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Intervention by Denise Caruso Read Intervention by Denise Caruso, Executive Director of the Hybrid Vigor Silver Award Winner, 2007 Independent Publisher Book Awards; Best Business Books 2007, Strategy+Business Magazine


by Mike Neuenschwander ~ February 15, 2008.
Permalink | Filed under: Hybrid Vigor, 21st Century Risk, Social Trust Online.

The juxtaposition of two events in the last week exemplified the growing tension of social trust on the Internet. First, the OpenID Foundation announced the additions of Google, IBM, Microsoft, VeriSign, and Yahoo! to their board. A few days later, the New York Times reported on people’s frustrated attempts to delete their Facebook accounts.

It seems identity theft is officially passé: now you have to worry about “soft” identity theft by social sites that play keep-away with the information you provide. Thankfully, some users have reportedly succeeded in getting their accounts permanently excised from Facebook (for example, see this post on the 2,504 steps to closing your Facebook account).

But their Pyrrhic victories do little to stem the deluge of personally identifying information pouring into and being captured on the Internet.
For example, how do I delete my profile from Spock, when I didn’t even set it up in the first place? Can I instruct Google not to index information about me?

So, last week while technologists were building out the apparatus for connecting people’s information across sites, real people confronted an Internet that neither forgives nor forgets.

Of course, the OpenID folks are convinced that their approach — a decentralized, single sign-on system — will improve privacy by reducing the number of accounts people need. Control of one’s personal data is a tenant of the “user-centric identity” movement that OpenID represents. But OpenID is an identification system, not a trust system (in either the technical/cryptographic or the social sense), by the designers’ own admission. So while I’m encouraged to see an impressive list of tech companies working together on identification systems, it’s unfortunate that they’ve wholly missed the point. It’s not the ID system that needs fixing.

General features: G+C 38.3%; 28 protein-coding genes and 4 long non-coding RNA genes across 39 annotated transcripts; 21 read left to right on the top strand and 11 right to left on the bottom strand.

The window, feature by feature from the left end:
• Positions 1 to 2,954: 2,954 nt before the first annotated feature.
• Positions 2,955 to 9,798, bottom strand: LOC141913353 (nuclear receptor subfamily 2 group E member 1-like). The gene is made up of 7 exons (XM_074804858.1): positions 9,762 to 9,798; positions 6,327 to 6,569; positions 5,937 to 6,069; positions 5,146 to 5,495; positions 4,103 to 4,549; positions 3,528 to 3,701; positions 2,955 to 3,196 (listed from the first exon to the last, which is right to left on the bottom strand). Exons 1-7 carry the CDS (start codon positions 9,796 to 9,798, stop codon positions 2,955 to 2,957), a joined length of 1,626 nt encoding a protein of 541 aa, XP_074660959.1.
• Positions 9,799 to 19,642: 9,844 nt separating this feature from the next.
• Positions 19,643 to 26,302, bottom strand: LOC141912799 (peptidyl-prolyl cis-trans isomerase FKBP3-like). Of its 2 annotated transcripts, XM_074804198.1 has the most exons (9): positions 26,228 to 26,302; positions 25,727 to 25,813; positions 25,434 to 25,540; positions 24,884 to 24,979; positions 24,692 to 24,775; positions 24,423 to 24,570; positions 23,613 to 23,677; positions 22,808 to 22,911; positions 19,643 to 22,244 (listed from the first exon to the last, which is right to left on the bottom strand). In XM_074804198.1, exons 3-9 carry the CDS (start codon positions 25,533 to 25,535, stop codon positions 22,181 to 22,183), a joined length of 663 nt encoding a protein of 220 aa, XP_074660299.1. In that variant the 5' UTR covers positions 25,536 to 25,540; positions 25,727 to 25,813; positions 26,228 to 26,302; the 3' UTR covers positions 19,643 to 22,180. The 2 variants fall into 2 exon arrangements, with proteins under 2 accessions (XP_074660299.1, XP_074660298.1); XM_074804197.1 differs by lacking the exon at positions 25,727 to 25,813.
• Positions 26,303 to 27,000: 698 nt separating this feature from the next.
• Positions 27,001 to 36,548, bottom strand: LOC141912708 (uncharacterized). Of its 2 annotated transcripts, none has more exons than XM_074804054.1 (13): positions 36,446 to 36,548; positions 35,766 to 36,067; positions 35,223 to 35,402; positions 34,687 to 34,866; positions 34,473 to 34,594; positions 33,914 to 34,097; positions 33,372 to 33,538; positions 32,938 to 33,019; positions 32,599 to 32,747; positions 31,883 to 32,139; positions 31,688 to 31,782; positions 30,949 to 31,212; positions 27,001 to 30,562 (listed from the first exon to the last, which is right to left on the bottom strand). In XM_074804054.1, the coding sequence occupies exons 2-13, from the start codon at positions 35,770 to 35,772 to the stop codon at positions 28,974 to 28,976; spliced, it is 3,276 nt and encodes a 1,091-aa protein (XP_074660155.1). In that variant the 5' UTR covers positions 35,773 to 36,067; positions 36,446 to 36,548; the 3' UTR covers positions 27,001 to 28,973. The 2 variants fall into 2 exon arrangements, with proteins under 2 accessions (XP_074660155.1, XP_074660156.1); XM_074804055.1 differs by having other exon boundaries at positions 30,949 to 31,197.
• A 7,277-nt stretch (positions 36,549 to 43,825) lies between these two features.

Sure we’re all bugged to have to remember 57 passwords, but it’s a nuisance, not a betrayal of trust. The announcement I’d like to see is that the same list of companies is collaborating on an apparatus for improving social trust online. For those of you frustrated with the eternal stickiness of social sites, I recommend never using your actual identity—create a persona instead. Unfortunately, personas aren’t that easy to create and maintain at the moment, but it’s something we’re working on here at Hybrid Vigor.


  1. Judy Shapiro

    Creating trust online is not only the tagline of Comodo - but our mission. As the world’s second largest certification authority, we agree that the need is not about managing id’s but about how to decide who to trust online. To create this level of trust is a function of creating the means for end users to verify who is at the other end of an interaction and vice versa. We’re not just talking about it — but we are delivering it to the market. We offer lots of free tools to manage PC security, passwords and email. We provide revolutionary content verification to help end users avoid man-in-the-middle attacks. Again for free. Creating trust online is about authentication - of people, sites, content. Creating trust online is about creating the authentication layer of the Internet.

  2. Denise Caruso

    Yikes, Judy! Shameless plug! Aside from that, I think you have oversimplified the issue a bit in order to promote what your company does. I think online trust entails a LOT more than just verifying who is on the other end of a transaction. At least it does for me.

    I know exactly who is on the other end with Facebook, for example. It’s what they’re doing with the data they have that makes me not trust them.

  3. Mike Neuenschwander

    Hi Judy, thanks for reading the post.

    The word “trust” is of course a loaded term. I use the phrase “social trust” to distinguish the concept from cryptographic trust, which is largely what your company offers.

    In the physical world, social trust relies on instinctual, highly evolved ceremonies, social emotions, queues, signals, shared memory, social status, connection, and demonstrations of ability. Such things are largely missing from today’s technologies. I’ve written a bit about “laws of relation” on the Burton Group blog. I’ll be talking a lot more about these issues on this blog, so stay tuned!

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